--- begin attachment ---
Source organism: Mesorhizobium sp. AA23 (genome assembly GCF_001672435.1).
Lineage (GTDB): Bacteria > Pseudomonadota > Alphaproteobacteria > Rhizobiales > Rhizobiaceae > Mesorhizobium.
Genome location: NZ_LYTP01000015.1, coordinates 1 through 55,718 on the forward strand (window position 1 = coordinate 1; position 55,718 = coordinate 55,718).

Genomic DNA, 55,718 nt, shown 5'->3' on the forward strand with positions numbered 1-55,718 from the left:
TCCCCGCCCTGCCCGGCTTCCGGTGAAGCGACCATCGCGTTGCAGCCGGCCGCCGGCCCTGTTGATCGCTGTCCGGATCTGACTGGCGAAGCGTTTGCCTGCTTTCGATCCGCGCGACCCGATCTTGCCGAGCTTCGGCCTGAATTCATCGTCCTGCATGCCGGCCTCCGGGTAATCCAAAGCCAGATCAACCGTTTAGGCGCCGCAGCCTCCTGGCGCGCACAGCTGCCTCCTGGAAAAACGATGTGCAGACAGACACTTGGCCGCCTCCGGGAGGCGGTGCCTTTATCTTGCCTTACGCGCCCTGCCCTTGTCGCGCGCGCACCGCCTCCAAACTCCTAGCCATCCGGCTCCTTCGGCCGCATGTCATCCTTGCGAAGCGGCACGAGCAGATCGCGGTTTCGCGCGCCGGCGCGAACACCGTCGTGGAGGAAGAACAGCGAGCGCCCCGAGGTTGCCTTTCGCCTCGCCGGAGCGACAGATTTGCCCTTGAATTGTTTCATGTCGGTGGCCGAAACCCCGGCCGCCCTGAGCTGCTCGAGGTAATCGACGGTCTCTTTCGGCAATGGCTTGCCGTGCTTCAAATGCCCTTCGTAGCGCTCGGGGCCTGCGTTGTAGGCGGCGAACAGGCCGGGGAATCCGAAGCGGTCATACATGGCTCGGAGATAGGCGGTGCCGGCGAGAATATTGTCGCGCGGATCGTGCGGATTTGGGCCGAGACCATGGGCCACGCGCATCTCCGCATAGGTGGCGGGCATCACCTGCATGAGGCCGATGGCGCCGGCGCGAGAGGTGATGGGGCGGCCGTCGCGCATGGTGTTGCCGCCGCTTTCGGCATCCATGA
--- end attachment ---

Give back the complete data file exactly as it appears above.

Source organism: Mesorhizobium sp. AA23 (genome assembly GCF_001672435.1).
Lineage (GTDB): Bacteria > Pseudomonadota > Alphaproteobacteria > Rhizobiales > Rhizobiaceae > Mesorhizobium.
Genome location: NZ_LYTP01000015.1, coordinates 1 through 55,718 on the forward strand (window position 1 = coordinate 1; position 55,718 = coordinate 55,718).

Genomic DNA, 55,718 nt, shown 5'->3' on the forward strand with positions numbered 1-55,718 from the left:
TCCCCGCCCTGCCCGGCTTCCGGTGAAGCGACCATCGCGTTGCAGCCGGCCGCCGGCCCTGTTGATCGCTGTCCGGATCTGACTGGCGAAGCGTTTGCCTGCTTTCGATCCGCGCGACCCGATCTTGCCGAGCTTCGGCCTGAATTCATCGTCCTGCATGCCGGCCTCCGGGTAATCCAAAGCCAGATCAACCGTTTAGGCGCCGCAGCCTCCTGGCGCGCACAGCTGCCTCCTGGAAAAACGATGTGCAGACAGACACTTGGCCGCCTCCGGGAGGCGGTGCCTTTATCTTGCCTTACGCGCCCTGCCCTTGTCGCGCGCGCACCGCCTCCAAACTCCTAGCCATCCGGCTCCTTCGGCCGCATGTCATCCTTGCGAAGCGGCACGAGCAGATCGCGGTTTCGCGCGCCGGCGCGAACACCGTCGTGGAGGAAGAACAGCGAGCGCCCCGAGGTTGCCTTTCGCCTCGCCGGAGCGACAGATTTGCCCTTGAATTGTTTCATGTCGGTGGCCGAAACCCCGGCCGCCCTGAGCTGCTCGAGGTAATCGACGGTCTCTTTCGGCAATGGCTTGCCGTGCTTCAAATGCCCTTCGTAGCGCTCGGGGCCTGCGTTGTAGGCGGCGAACAGGCCGGGGAATCCGAAGCGGTCATACATGGCTCGGAGATAGGCGGTGCCGGCGAGAATATTGTCGCGCGGATCGTGCGGATTTGGGCCGAGACCATGGGCCACGCGCATCTCCGCATAGGTGGCGGGCATCACCTGCATGAGGCCGATGGCGCCGGCGCGAGAGGTGATGGGGCGGCCGTCGCGCATGGTGTTGCCGCCGCTTTCGGCATCCATGA